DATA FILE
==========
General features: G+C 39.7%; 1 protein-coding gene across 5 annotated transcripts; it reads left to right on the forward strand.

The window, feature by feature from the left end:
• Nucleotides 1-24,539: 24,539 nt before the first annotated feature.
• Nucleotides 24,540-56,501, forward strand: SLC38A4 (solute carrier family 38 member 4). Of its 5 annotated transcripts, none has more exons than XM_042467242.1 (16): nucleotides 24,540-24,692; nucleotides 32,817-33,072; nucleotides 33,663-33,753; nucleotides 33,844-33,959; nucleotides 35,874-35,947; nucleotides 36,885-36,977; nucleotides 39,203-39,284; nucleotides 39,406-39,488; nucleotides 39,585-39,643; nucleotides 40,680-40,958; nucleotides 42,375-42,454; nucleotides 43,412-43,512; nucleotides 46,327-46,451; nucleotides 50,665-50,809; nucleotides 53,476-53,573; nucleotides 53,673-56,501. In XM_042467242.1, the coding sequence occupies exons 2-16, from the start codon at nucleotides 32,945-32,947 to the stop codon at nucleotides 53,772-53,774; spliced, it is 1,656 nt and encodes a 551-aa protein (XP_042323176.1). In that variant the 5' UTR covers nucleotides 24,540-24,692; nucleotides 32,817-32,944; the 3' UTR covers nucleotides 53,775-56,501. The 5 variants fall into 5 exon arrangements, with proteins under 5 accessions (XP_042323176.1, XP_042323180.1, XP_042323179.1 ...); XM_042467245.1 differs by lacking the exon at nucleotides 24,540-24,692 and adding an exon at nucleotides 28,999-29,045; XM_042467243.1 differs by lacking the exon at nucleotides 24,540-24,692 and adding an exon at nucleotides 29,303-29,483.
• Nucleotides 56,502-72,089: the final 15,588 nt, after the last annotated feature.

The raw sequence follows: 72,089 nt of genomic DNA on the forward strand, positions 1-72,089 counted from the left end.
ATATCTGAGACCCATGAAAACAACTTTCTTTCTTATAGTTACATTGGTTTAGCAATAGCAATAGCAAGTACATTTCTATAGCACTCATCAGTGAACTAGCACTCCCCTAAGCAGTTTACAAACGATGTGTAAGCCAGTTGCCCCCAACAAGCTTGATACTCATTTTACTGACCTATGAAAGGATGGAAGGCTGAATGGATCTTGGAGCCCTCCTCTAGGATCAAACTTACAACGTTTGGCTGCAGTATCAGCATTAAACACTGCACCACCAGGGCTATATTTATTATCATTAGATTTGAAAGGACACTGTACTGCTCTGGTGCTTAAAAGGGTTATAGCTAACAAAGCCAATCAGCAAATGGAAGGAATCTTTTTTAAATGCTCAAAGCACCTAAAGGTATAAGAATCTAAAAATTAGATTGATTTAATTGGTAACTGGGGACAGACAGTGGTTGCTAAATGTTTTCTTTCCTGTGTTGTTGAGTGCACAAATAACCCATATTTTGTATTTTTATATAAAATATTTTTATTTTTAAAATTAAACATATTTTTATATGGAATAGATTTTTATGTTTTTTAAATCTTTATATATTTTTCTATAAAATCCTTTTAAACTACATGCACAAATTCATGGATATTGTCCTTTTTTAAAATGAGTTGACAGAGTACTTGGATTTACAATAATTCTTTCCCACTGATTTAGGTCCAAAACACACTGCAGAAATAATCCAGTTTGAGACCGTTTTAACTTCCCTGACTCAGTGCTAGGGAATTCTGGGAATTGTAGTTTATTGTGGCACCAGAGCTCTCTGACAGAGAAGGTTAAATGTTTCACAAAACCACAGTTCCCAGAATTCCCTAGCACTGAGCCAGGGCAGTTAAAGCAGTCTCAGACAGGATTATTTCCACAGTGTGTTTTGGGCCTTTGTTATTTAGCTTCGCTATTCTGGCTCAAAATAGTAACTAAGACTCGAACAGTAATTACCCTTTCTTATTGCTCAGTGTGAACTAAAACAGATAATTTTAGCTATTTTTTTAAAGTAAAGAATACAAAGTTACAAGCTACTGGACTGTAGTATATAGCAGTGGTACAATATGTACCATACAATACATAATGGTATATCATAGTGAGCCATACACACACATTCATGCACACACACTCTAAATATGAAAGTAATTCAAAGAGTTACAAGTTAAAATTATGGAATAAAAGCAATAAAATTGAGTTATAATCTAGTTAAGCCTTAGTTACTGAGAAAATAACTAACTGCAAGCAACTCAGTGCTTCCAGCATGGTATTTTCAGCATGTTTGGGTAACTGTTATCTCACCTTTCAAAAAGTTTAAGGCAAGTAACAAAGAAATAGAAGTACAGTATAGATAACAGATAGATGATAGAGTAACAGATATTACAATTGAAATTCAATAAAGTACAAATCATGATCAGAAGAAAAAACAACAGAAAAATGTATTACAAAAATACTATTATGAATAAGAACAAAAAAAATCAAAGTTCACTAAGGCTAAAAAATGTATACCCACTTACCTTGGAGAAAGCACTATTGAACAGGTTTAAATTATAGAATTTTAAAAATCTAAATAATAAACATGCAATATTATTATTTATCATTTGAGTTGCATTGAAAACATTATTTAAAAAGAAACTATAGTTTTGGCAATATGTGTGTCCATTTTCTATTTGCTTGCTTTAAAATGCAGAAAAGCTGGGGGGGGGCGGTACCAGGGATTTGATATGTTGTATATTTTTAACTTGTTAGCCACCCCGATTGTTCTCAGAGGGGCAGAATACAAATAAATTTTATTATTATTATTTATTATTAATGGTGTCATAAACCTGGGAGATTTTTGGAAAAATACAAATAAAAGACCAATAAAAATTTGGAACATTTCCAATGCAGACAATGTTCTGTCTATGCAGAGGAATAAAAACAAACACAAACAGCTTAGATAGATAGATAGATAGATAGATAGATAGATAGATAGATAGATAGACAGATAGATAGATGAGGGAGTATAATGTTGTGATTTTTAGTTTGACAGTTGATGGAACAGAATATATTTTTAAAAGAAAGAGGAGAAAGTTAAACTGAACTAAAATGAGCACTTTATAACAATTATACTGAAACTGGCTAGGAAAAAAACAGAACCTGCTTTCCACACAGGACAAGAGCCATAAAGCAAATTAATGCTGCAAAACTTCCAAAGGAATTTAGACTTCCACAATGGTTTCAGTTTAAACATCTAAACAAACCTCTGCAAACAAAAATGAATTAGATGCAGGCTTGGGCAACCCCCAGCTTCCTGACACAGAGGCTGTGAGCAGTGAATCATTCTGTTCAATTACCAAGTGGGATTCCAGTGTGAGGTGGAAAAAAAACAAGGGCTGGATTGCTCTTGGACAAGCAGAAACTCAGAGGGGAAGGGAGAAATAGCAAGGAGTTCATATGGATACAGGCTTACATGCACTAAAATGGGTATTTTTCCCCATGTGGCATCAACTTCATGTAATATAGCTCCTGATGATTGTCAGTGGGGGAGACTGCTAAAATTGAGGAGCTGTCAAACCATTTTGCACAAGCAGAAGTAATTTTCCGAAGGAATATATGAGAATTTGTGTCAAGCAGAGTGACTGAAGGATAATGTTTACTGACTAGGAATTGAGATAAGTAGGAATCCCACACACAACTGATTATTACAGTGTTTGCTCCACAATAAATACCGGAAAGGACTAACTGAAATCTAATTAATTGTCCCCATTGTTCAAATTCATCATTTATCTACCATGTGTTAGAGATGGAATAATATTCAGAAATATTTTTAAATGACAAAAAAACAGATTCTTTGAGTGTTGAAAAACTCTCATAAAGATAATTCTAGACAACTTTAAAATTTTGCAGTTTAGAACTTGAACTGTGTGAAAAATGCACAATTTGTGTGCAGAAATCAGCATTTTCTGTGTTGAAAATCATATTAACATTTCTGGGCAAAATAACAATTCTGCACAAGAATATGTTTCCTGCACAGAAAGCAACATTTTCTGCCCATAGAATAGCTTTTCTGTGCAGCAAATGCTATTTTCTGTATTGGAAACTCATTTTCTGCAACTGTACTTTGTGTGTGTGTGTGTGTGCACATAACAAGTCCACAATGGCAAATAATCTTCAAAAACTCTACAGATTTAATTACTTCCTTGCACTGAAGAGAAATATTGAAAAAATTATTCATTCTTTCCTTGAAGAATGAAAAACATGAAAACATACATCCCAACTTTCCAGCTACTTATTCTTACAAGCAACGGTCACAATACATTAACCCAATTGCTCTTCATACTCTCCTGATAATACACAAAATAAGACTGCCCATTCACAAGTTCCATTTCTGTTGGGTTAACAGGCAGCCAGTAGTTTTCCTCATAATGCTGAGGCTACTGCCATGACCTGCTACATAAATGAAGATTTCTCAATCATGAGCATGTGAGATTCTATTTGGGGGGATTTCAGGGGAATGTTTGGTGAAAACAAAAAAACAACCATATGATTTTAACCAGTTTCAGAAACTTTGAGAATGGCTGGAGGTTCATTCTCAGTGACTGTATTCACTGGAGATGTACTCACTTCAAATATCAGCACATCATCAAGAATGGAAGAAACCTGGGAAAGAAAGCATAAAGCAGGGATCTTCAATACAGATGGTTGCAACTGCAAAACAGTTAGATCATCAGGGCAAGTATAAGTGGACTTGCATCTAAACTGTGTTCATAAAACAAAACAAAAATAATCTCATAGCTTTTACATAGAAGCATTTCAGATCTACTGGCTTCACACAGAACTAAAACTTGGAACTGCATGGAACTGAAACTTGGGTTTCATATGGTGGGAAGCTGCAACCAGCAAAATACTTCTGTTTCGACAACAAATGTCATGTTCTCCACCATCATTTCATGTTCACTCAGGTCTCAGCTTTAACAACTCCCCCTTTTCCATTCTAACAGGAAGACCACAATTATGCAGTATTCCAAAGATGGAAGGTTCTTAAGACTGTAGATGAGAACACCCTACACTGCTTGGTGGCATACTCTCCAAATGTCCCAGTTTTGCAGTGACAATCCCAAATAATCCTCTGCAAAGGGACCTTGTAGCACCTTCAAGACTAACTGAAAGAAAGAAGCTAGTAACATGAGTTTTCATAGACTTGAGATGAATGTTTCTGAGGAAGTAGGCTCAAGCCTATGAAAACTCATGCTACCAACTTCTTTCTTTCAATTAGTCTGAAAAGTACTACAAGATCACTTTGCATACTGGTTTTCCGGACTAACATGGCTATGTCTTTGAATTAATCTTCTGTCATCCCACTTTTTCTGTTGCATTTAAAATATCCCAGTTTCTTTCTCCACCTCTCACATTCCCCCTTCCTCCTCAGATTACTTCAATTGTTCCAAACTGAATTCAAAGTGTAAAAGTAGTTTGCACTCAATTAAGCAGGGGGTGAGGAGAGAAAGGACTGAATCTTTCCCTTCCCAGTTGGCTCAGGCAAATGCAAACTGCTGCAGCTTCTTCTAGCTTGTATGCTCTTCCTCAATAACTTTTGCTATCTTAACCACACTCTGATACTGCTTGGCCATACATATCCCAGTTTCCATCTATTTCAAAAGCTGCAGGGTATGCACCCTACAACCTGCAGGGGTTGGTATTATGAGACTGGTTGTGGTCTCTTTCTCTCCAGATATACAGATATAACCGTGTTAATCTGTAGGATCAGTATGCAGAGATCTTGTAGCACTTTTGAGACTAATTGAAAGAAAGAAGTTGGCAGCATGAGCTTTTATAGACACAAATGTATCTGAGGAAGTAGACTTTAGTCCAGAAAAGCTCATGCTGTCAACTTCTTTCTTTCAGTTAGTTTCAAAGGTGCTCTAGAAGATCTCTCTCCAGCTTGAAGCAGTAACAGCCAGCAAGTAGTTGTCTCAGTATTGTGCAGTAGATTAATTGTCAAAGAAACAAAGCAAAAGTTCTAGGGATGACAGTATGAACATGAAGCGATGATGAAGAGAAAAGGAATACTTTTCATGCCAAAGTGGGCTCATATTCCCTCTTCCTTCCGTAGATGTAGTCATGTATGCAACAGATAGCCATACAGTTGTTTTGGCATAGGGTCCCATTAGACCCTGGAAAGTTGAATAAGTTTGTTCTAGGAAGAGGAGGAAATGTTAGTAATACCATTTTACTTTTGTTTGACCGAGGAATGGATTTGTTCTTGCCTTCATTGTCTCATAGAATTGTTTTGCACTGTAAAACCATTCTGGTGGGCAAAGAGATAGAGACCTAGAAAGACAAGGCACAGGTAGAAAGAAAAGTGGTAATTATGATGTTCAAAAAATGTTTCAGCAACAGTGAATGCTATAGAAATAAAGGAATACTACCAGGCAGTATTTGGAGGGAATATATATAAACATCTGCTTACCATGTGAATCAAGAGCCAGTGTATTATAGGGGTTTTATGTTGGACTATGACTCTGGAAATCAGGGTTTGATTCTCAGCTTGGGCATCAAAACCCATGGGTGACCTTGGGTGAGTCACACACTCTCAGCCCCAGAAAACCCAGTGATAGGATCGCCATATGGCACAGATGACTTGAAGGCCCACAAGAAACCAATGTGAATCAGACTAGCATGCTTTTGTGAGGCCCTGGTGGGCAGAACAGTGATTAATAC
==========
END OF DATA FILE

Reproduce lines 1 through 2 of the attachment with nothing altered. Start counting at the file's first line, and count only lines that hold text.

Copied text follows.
General features: G+C 39.7%; 1 protein-coding gene across 5 annotated transcripts; it reads left to right on the forward strand.

The window, feature by feature from the left end: